Everyone is self-conscious about something. But sensitiveness about one’s appearance is likely to be particularly strong in young people. The girl who is a little overweight wishes she were thinner. The boy who is short does everything he can to make himself appear taller. As the saying goes, “The grass is always greener on the other side of the fence.”
It has already been said that starting shortly after the age of twelve there occurred an increasing interest in the way you looked. Before this period, it made more difference to your parents than to you whether your face was clean and your hair combed. But from this time on, you became increasingly self-critical of your appearance.
Because of this change in attitude, everyone with acne is seriously concerned by the way his appearance is being affected. Many an hour is spent squeezing out blackheads. How many times a day do you examine your face in a mirror hoping that it will look better than it did an hour before? Restless nights are passed worrying that a new lesion will appear just before that all-important date. It may even be that not a day goes by without your dreading the thought of going to school or the office. Suppose someone should make a remark about your face or, even worse, talk about your appearance with friends!
Because of what they consider an unsightly appearance, young men and women with acne develop feelings of self-consciousness which are greater than they might have ordinarily. These feelings are so common that you can be sure that everyone with acne has experienced them. Just knowing that self-consciousness occurs in others with and even without acne may be of some consolation to you.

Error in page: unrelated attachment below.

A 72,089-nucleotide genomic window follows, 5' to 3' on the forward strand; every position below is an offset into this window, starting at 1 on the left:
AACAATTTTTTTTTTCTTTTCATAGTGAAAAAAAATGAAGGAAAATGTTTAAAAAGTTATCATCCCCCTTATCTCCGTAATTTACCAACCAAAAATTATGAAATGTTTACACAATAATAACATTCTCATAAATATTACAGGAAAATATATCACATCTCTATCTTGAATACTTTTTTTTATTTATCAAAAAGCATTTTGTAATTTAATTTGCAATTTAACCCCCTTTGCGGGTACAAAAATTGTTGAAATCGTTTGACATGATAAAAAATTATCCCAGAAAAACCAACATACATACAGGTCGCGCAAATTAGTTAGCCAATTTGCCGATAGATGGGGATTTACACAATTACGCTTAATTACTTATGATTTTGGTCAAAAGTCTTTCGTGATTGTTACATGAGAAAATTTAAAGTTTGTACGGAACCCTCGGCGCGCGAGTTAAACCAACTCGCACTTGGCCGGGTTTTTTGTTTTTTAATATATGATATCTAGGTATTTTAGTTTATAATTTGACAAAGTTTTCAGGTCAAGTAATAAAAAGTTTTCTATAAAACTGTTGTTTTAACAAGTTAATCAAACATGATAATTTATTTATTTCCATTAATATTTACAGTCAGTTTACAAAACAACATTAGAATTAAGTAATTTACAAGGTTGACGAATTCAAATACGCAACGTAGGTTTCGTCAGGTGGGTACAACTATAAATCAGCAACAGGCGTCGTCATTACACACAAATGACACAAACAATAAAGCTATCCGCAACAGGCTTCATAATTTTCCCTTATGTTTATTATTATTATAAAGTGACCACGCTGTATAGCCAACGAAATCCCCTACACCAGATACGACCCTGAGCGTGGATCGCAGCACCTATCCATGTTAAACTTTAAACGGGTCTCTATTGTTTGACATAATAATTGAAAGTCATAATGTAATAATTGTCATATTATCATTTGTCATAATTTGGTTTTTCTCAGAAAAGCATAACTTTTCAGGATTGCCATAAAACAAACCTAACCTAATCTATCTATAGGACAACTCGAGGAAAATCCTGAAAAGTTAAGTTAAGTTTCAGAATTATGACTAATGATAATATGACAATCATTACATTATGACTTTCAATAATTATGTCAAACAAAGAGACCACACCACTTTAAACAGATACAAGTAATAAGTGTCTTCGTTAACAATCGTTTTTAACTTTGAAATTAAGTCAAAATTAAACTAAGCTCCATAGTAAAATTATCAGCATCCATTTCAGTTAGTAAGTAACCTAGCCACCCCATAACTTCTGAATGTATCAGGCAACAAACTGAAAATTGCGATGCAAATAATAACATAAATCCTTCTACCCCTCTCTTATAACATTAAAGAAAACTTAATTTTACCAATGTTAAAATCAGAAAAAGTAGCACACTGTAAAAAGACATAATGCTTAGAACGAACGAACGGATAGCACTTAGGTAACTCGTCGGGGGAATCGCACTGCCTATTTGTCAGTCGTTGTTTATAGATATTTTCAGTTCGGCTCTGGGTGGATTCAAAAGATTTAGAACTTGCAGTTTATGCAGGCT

But let us see if we can clarify the problem more by explaining why young people are so sensitive about their appearance. First of all, while it is true that no one likes to have an eruption on the face, not everyone suffers the same amount of self-consciousness from it. It may be compared to the difference in discomfort from an itching skin rash. The itching will drive some people frantic, while others are only slightly disturbed. Generally speaking, the way one reacts to itching, or the amount of self-consciousness that one has with acne, depends on one’s frame of mind. You know that when you are worried and unhappy about something, you are irritable and easily upset by trivial things. These same things would not bother you at all under happier circumstances.
What about this business of being so sensitive? How does one get to be this way? The way you react throughout your life to any given situation, good or bad, depends on the early experiences of your childhood. If you were fortunate enough to have an ideally happy childhood, it is likely that you will not be unduly sensitive. Your reactions to life’s ups and downs will be taken in stride and it will take an awful lot to hurt your feelings. On the other hand, if childhood was a nightmare of fears and unhappiness, the opposite will be true.
Among other things, you will have a tendency to be easily upset and impatient at not immediately having what you want when you want it. Underlying feelings of inferiority and lack of self-confidence will be shown by your self-consciousness, unsureness and over sensitiveness.